- GanedanBC30 is the first probiotic strain to earn Non-GMO project verification, according to a company statement.
- “Becoming Non-GMO Project Verified is yet another example of our dedication to the probiotic market, our partners and their customers," Mike Bush, president of Ganeden and executive board president of the International Probiotics Association, said in the statement.
- In addition to the Non-GMO certification, GanedenBC30 has also been certified kosher, halal, gluten free, and allergen free, and has received Generally Recognized as Safe status from the U.S. Food and Drug Administration.
With consumers paying more attention to genetically modified organisms in food products, it makes sense that manufacturers are striving to add the Verified Non-GMO seal to their packaging. According to Packaged Facts, non-GMO products had a global retail value of $550 billion in 2014, with $200 billion of those happening in the United States. The study estimated about 2,000 new non-GMO product launches in the United States per year.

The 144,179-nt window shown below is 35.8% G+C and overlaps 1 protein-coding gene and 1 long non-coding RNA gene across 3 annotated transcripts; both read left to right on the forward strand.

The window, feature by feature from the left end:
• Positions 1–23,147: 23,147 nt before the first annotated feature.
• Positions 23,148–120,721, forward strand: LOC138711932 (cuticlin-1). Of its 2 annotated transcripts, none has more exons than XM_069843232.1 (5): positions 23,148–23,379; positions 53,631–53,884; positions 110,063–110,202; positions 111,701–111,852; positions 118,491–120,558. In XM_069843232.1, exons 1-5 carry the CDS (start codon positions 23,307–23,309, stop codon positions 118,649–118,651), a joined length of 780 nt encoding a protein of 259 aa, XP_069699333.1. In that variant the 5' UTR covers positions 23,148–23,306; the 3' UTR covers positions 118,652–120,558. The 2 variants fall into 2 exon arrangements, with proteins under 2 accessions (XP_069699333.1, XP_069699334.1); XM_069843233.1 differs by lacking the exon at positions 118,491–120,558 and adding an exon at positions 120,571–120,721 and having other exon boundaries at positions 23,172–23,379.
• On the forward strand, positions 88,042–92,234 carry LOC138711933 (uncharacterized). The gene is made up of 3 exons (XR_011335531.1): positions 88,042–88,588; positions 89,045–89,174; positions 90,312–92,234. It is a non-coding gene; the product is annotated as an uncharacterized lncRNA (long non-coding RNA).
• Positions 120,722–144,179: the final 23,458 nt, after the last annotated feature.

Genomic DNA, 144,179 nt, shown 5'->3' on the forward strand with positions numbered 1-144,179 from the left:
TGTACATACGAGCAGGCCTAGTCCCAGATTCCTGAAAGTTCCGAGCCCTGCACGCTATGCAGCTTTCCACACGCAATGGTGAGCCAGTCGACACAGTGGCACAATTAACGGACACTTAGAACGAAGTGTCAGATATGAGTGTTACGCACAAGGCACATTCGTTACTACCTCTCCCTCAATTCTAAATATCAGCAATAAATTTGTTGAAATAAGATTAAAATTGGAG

Probiotics are bacteria that live in digestive systems, so at first blush, it seems strange to think that they need to be non-GMO verified. This is especially considering that many companies put non-GMO labels on fruits and vegetables that have no GMO varieties.
However, probiotic strains are grown using different nutrient bases, so those substances may have GMOs in them. Bloggers have been sounding the alarm about probiotics grown using GMOs, saying that they may not be completely safe.
Probiotics are surging in popularity, appearing in places ranging from yogurt to hot tea to brownies to pet food. Ganedin has said that the BC30 strain supports the body's utilization of protein and enhances vitamin and mineral absorption, so there may be new applications for it in the sports nutrition category. And for that sector's health-conscious consumers, a non-GMO certification could be a huge selling point.